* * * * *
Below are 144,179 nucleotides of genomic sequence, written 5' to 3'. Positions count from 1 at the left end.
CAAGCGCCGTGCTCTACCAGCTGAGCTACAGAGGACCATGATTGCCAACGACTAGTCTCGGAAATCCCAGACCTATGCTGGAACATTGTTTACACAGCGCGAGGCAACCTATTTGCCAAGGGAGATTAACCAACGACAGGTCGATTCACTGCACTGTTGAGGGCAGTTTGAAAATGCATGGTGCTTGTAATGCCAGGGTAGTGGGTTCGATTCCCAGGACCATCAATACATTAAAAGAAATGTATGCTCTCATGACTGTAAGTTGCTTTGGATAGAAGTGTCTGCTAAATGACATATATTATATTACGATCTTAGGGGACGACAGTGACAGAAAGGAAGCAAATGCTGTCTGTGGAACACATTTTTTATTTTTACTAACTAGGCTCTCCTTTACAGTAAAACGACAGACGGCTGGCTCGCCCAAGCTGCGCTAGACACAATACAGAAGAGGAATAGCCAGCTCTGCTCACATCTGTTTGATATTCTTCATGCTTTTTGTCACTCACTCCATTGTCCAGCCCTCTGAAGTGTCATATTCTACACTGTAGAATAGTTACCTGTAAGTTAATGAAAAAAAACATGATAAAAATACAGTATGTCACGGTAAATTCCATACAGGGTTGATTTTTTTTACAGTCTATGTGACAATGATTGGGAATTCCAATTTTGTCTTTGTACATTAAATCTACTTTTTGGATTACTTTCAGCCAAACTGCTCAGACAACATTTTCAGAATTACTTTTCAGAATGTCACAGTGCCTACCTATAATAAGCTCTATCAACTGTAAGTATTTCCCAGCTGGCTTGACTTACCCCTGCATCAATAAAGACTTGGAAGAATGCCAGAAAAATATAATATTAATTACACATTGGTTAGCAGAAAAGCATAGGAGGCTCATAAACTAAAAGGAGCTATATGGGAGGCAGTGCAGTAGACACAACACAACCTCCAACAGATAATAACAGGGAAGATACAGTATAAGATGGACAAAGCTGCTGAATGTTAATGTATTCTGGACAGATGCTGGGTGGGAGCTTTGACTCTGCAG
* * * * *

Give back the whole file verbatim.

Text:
Below are 144,179 nucleotides of genomic sequence, written 5' to 3'. Positions count from 1 at the left end.
CAAGCGCCGTGCTCTACCAGCTGAGCTACAGAGGACCATGATTGCCAACGACTAGTCTCGGAAATCCCAGACCTATGCTGGAACATTGTTTACACAGCGCGAGGCAACCTATTTGCCAAGGGAGATTAACCAACGACAGGTCGATTCACTGCACTGTTGAGGGCAGTTTGAAAATGCATGGTGCTTGTAATGCCAGGGTAGTGGGTTCGATTCCCAGGACCATCAATACATTAAAAGAAATGTATGCTCTCATGACTGTAAGTTGCTTTGGATAGAAGTGTCTGCTAAATGACATATATTATATTACGATCTTAGGGGACGACAGTGACAGAAAGGAAGCAAATGCTGTCTGTGGAACACATTTTTTATTTTTACTAACTAGGCTCTCCTTTACAGTAAAACGACAGACGGCTGGCTCGCCCAAGCTGCGCTAGACACAATACAGAAGAGGAATAGCCAGCTCTGCTCACATCTGTTTGATATTCTTCATGCTTTTTGTCACTCACTCCATTGTCCAGCCCTCTGAAGTGTCATATTCTACACTGTAGAATAGTTACCTGTAAGTTAATGAAAAAAAACATGATAAAAATACAGTATGTCACGGTAAATTCCATACAGGGTTGATTTTTTTTACAGTCTATGTGACAATGATTGGGAATTCCAATTTTGTCTTTGTACATTAAATCTACTTTTTGGATTACTTTCAGCCAAACTGCTCAGACAACATTTTCAGAATTACTTTTCAGAATGTCACAGTGCCTACCTATAATAAGCTCTATCAACTGTAAGTATTTCCCAGCTGGCTTGACTTACCCCTGCATCAATAAAGACTTGGAAGAATGCCAGAAAAATATAATATTAATTACACATTGGTTAGCAGAAAAGCATAGGAGGCTCATAAACTAAAAGGAGCTATATGGGAGGCAGTGCAGTAGACACAACACAACCTCCAACAGATAATAACAGGGAAGATACAGTATAAGATGGACAAAGCTGCTGAATGTTAATGTATTCTGGACAGATGCTGGGTGGGAGCTTTGACTCTGCAG